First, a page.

Thankful for the ICW
18 March 2019 | Cumberland Island, GA
Edward Schwiebert | Overcast, cool, and windy
We returned to the USA on March 12, 2019 after about two months in the Bahamas. We love the Bahamas, the people, the crystal clear and turquoise waters, the fish, and the wonderful cruisers we meet. However, in view of the fact that dear friends could not join us for health reasons and other sailing friends have returned their boat to FL to sell her, we had no real reasons to stay (other than to continue enjoying ourselves!) and we decided that we would head home to HHI a bit earlier than planned. (We barely got moved in before we took off on this cruise, so there still is more to do (e.g. pictures to hang, etc.) and we decided we missed HHI and wanted to get back.) As well, we had a terrific weather window to cross the Gulf Stream — no wind (which is not great for sailors) but no waves to boot!
Shortly after our return to the States, the weather clocked around, as it is wont to do, and the winds have been strong and from the wrong quarter (i.e. the North). So, it was a good thing we left when we did because (a) we would have been in the Abacos, where the weather is forecast to be awful, and (b) we would have been delayed (not beyond our original calendar, but later than we now prefer). Of course, winds from the N mean we cannot go “outside” and sail up the Atlantic coast to HHI, which is a more direct, and thus faster, route than the Intracoastal Waterway (“ICW”), where we now find ourselves.
As described in Wikipedia, “The Intracoastal Waterway (ICW) is a 3,000-mile (4,800 km) inland waterway along the Atlantic and Gulf of Mexico coasts of the United States, running from Boston, Massachusetts, southward along the Atlantic Seaboard and around the southern tip of Florida, then following the Gulf Coast to Brownsville, Texas. Some sections of the waterway consist of natural inlets, saltwater rivers, bays, and sounds, while others are artificial canals. It provides a navigable route along its length without many of the hazards of travel on the open sea.” (Cited March 18, 2019)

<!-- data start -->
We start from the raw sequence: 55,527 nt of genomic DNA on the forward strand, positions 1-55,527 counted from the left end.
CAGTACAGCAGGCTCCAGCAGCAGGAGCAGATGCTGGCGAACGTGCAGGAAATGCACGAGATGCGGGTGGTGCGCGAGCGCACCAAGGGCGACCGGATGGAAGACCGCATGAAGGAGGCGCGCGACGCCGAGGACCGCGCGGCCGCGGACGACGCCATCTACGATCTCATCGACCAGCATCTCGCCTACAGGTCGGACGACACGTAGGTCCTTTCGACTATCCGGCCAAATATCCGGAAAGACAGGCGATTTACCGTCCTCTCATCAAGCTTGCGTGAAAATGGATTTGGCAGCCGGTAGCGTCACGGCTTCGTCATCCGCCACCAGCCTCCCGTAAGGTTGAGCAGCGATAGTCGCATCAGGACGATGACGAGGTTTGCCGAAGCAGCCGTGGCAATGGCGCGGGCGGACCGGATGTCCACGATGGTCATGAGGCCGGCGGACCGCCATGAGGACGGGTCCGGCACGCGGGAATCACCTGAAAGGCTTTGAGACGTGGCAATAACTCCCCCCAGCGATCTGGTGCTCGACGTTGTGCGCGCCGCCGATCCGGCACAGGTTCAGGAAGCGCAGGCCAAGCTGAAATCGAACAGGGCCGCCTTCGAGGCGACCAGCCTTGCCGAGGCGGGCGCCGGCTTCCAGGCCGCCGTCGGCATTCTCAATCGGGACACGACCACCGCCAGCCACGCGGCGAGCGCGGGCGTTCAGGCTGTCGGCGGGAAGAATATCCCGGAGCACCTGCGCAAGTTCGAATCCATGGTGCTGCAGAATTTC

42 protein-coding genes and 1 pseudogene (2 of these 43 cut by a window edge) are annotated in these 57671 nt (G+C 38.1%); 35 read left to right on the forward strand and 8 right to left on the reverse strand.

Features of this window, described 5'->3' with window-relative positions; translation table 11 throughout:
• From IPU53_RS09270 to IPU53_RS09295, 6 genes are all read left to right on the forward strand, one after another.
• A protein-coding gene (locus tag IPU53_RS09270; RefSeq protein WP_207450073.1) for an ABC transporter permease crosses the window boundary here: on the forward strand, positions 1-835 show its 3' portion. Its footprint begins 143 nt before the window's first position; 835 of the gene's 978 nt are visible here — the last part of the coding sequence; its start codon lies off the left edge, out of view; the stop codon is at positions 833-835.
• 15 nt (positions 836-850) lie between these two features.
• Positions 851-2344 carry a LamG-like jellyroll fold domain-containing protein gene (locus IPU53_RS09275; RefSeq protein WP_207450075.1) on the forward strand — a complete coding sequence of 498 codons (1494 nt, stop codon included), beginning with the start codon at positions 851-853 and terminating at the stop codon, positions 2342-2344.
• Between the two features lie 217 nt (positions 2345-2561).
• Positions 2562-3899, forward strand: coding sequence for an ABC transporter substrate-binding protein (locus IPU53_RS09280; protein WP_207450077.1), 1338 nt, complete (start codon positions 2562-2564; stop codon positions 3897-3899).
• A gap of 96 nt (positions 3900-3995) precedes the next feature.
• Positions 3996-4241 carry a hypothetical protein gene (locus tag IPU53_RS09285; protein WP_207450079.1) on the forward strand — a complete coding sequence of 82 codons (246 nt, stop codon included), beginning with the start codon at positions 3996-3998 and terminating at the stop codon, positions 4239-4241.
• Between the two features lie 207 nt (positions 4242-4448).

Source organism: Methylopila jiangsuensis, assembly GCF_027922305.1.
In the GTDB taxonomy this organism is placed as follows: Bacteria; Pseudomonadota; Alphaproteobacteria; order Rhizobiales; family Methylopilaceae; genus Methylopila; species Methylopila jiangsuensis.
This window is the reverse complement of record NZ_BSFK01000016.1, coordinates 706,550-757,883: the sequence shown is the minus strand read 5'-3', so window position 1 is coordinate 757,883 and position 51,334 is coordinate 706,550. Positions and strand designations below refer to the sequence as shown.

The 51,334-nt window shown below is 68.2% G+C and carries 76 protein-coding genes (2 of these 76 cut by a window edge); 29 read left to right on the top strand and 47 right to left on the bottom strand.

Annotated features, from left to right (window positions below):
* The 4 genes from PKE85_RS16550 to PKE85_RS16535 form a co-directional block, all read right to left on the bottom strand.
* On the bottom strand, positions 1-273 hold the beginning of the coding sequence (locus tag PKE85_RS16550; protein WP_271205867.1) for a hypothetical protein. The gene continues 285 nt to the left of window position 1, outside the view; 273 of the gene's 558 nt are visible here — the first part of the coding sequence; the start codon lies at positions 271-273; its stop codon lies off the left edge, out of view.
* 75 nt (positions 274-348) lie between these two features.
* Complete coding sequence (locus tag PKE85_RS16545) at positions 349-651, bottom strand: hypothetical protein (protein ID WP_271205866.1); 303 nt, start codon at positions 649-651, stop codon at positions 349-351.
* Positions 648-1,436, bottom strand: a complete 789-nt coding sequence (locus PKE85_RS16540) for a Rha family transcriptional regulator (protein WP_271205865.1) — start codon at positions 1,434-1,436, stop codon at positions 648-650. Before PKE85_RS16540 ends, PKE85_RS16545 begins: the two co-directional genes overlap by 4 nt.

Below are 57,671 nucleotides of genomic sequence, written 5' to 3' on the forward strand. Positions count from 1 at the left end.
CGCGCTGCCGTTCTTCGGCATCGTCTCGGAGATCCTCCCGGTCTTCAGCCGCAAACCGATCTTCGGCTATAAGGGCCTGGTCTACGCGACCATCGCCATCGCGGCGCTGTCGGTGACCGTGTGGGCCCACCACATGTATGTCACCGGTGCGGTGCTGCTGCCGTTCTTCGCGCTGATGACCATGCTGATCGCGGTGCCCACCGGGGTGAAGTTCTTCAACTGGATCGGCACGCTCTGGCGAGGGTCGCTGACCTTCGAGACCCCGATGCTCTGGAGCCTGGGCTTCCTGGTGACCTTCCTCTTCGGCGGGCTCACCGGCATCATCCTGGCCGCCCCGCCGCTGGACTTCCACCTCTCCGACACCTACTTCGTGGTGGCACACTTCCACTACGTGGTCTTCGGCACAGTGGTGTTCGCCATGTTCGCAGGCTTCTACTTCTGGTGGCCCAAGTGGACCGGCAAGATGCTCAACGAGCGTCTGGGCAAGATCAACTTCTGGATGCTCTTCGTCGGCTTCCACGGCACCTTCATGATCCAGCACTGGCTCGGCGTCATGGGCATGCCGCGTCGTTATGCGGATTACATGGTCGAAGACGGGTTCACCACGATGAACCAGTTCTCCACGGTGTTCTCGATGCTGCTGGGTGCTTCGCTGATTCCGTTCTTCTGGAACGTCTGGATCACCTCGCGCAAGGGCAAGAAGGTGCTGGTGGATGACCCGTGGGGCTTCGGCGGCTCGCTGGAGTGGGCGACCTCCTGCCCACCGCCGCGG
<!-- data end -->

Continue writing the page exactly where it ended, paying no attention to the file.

The ICW is an incredible resource as evidenced by its use by boaters, fishermen, commercial ventures, and the myriad of communities that have sprung up along its shores. The maintenance of the waterway (primarily dredging) is funded by fuel tax. Again, per Wikipedia, “Today, federal law provides for the waterway to be maintained at a minimum depth of 12 feet (3.7 m) for most of its length, but inadequate funding has prevented that. Consequently, for larger ships, shoaling or shallow waters are encountered along several sections of the waterway, with these having 7-foot (2.1 m) or 9-foot (2.7 m) minimum depths from earlier improvements.” Indeed, on our various trips up and down the ICW, we have encountered depths much less than 12, 9, or even 7 feet. Today, we were stopped dead in our tracks (and we draw 5’2”) at a spot notorious for its shoaling. Meanwhile, we encountered dredges up and down the offending sections, making new channels or old channels deeper. It is a never ending task, but one so worth the undertaking.
And so, despite its shortcomings, and underfunded efforts to maintain it as provided in law, the ICW is an essential resource and one that will enable us to get home.